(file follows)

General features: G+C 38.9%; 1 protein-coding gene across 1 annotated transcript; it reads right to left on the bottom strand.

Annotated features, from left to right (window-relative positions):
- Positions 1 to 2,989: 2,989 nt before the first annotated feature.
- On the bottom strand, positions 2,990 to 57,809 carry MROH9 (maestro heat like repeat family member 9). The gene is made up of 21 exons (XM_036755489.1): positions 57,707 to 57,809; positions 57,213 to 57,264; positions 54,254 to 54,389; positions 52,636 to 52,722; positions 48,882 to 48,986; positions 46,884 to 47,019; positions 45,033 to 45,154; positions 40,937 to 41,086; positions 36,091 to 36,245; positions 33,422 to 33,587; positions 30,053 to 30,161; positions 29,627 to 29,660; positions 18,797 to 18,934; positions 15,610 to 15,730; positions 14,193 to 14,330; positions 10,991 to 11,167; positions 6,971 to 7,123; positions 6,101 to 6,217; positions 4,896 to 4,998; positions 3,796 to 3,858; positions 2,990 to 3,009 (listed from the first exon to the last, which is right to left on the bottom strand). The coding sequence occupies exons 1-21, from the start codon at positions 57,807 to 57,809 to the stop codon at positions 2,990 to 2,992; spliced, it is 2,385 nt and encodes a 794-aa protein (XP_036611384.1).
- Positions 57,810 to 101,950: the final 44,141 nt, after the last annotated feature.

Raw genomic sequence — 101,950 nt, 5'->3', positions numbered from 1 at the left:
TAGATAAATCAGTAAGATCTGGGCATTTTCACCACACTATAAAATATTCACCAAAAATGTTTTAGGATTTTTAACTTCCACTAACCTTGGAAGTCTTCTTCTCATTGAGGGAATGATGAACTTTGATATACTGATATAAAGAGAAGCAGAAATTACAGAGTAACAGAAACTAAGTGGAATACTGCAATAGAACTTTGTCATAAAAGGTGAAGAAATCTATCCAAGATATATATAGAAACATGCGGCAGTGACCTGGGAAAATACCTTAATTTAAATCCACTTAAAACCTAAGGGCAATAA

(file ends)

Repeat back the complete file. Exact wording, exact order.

General features: G+C 38.9%; 1 protein-coding gene across 1 annotated transcript; it reads right to left on the bottom strand.

Annotated features, from left to right (window-relative positions):
- Positions 1 to 2,989: 2,989 nt before the first annotated feature.
- On the bottom strand, positions 2,990 to 57,809 carry MROH9 (maestro heat like repeat family member 9). The gene is made up of 21 exons (XM_036755489.1): positions 57,707 to 57,809; positions 57,213 to 57,264; positions 54,254 to 54,389; positions 52,636 to 52,722; positions 48,882 to 48,986; positions 46,884 to 47,019; positions 45,033 to 45,154; positions 40,937 to 41,086; positions 36,091 to 36,245; positions 33,422 to 33,587; positions 30,053 to 30,161; positions 29,627 to 29,660; positions 18,797 to 18,934; positions 15,610 to 15,730; positions 14,193 to 14,330; positions 10,991 to 11,167; positions 6,971 to 7,123; positions 6,101 to 6,217; positions 4,896 to 4,998; positions 3,796 to 3,858; positions 2,990 to 3,009 (listed from the first exon to the last, which is right to left on the bottom strand). The coding sequence occupies exons 1-21, from the start codon at positions 57,807 to 57,809 to the stop codon at positions 2,990 to 2,992; spliced, it is 2,385 nt and encodes a 794-aa protein (XP_036611384.1).
- Positions 57,810 to 101,950: the final 44,141 nt, after the last annotated feature.

Raw genomic sequence — 101,950 nt, 5'->3', positions numbered from 1 at the left:
TAGATAAATCAGTAAGATCTGGGCATTTTCACCACACTATAAAATATTCACCAAAAATGTTTTAGGATTTTTAACTTCCACTAACCTTGGAAGTCTTCTTCTCATTGAGGGAATGATGAACTTTGATATACTGATATAAAGAGAAGCAGAAATTACAGAGTAACAGAAACTAAGTGGAATACTGCAATAGAACTTTGTCATAAAAGGTGAAGAAATCTATCCAAGATATATATAGAAACATGCGGCAGTGACCTGGGAAAATACCTTAATTTAAATCCACTTAAAACCTAAGGGCAATAA